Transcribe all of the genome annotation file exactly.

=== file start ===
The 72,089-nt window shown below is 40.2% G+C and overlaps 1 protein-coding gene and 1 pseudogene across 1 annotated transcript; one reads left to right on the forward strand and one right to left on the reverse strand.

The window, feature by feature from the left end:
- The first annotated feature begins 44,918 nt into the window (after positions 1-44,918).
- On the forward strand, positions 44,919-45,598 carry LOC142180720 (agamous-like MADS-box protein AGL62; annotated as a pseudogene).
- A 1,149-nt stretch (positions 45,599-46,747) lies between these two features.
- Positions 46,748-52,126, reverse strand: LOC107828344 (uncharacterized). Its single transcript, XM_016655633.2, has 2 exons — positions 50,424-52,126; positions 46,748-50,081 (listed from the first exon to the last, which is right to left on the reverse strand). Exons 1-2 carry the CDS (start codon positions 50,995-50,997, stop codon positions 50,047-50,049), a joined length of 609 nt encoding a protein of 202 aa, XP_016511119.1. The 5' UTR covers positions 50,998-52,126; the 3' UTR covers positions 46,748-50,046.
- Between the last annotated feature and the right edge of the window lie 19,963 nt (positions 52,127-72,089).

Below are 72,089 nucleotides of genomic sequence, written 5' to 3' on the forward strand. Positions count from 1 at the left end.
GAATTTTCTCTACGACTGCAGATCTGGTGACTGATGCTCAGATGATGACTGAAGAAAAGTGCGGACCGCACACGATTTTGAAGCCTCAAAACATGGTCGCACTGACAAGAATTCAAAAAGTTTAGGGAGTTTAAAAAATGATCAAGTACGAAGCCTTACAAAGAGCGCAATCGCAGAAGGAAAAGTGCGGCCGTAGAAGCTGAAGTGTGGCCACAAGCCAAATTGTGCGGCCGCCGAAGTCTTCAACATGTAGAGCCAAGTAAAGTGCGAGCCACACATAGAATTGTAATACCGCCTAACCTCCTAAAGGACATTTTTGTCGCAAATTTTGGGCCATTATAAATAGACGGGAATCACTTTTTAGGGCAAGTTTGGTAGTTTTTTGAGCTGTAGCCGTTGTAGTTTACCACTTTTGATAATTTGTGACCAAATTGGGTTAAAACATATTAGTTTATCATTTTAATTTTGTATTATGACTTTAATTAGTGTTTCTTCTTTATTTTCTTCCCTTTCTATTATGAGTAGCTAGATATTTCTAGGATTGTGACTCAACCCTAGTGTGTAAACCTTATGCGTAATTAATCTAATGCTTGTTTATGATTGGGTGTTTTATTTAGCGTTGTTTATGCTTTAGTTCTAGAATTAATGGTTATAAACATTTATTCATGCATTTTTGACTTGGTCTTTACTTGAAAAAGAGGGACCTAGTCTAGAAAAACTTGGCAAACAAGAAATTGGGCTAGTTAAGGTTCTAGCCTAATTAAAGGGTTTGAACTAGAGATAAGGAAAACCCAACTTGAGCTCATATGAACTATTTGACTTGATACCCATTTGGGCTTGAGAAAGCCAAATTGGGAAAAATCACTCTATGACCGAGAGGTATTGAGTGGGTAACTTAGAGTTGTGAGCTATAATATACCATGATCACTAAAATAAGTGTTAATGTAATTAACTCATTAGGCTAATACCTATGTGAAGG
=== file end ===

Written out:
The 72,089-nt window shown below is 40.2% G+C and overlaps 1 protein-coding gene and 1 pseudogene across 1 annotated transcript; one reads left to right on the forward strand and one right to left on the reverse strand.

The window, feature by feature from the left end:
- The first annotated feature begins 44,918 nt into the window (after positions 1-44,918).
- On the forward strand, positions 44,919-45,598 carry LOC142180720 (agamous-like MADS-box protein AGL62; annotated as a pseudogene).
- A 1,149-nt stretch (positions 45,599-46,747) lies between these two features.
- Positions 46,748-52,126, reverse strand: LOC107828344 (uncharacterized). Its single transcript, XM_016655633.2, has 2 exons — positions 50,424-52,126; positions 46,748-50,081 (listed from the first exon to the last, which is right to left on the reverse strand). Exons 1-2 carry the CDS (start codon positions 50,995-50,997, stop codon positions 50,047-50,049), a joined length of 609 nt encoding a protein of 202 aa, XP_016511119.1. The 5' UTR covers positions 50,998-52,126; the 3' UTR covers positions 46,748-50,046.
- Between the last annotated feature and the right edge of the window lie 19,963 nt (positions 52,127-72,089).

Below are 72,089 nucleotides of genomic sequence, written 5' to 3' on the forward strand. Positions count from 1 at the left end.
GAATTTTCTCTACGACTGCAGATCTGGTGACTGATGCTCAGATGATGACTGAAGAAAAGTGCGGACCGCACACGATTTTGAAGCCTCAAAACATGGTCGCACTGACAAGAATTCAAAAAGTTTAGGGAGTTTAAAAAATGATCAAGTACGAAGCCTTACAAAGAGCGCAATCGCAGAAGGAAAAGTGCGGCCGTAGAAGCTGAAGTGTGGCCACAAGCCAAATTGTGCGGCCGCCGAAGTCTTCAACATGTAGAGCCAAGTAAAGTGCGAGCCACACATAGAATTGTAATACCGCCTAACCTCCTAAAGGACATTTTTGTCGCAAATTTTGGGCCATTATAAATAGACGGGAATCACTTTTTAGGGCAAGTTTGGTAGTTTTTTGAGCTGTAGCCGTTGTAGTTTACCACTTTTGATAATTTGTGACCAAATTGGGTTAAAACATATTAGTTTATCATTTTAATTTTGTATTATGACTTTAATTAGTGTTTCTTCTTTATTTTCTTCCCTTTCTATTATGAGTAGCTAGATATTTCTAGGATTGTGACTCAACCCTAGTGTGTAAACCTTATGCGTAATTAATCTAATGCTTGTTTATGATTGGGTGTTTTATTTAGCGTTGTTTATGCTTTAGTTCTAGAATTAATGGTTATAAACATTTATTCATGCATTTTTGACTTGGTCTTTACTTGAAAAAGAGGGACCTAGTCTAGAAAAACTTGGCAAACAAGAAATTGGGCTAGTTAAGGTTCTAGCCTAATTAAAGGGTTTGAACTAGAGATAAGGAAAACCCAACTTGAGCTCATATGAACTATTTGACTTGATACCCATTTGGGCTTGAGAAAGCCAAATTGGGAAAAATCACTCTATGACCGAGAGGTATTGAGTGGGTAACTTAGAGTTGTGAGCTATAATATACCATGATCACTAAAATAAGTGTTAATGTAATTAACTCATTAGGCTAATACCTATGTGAAGG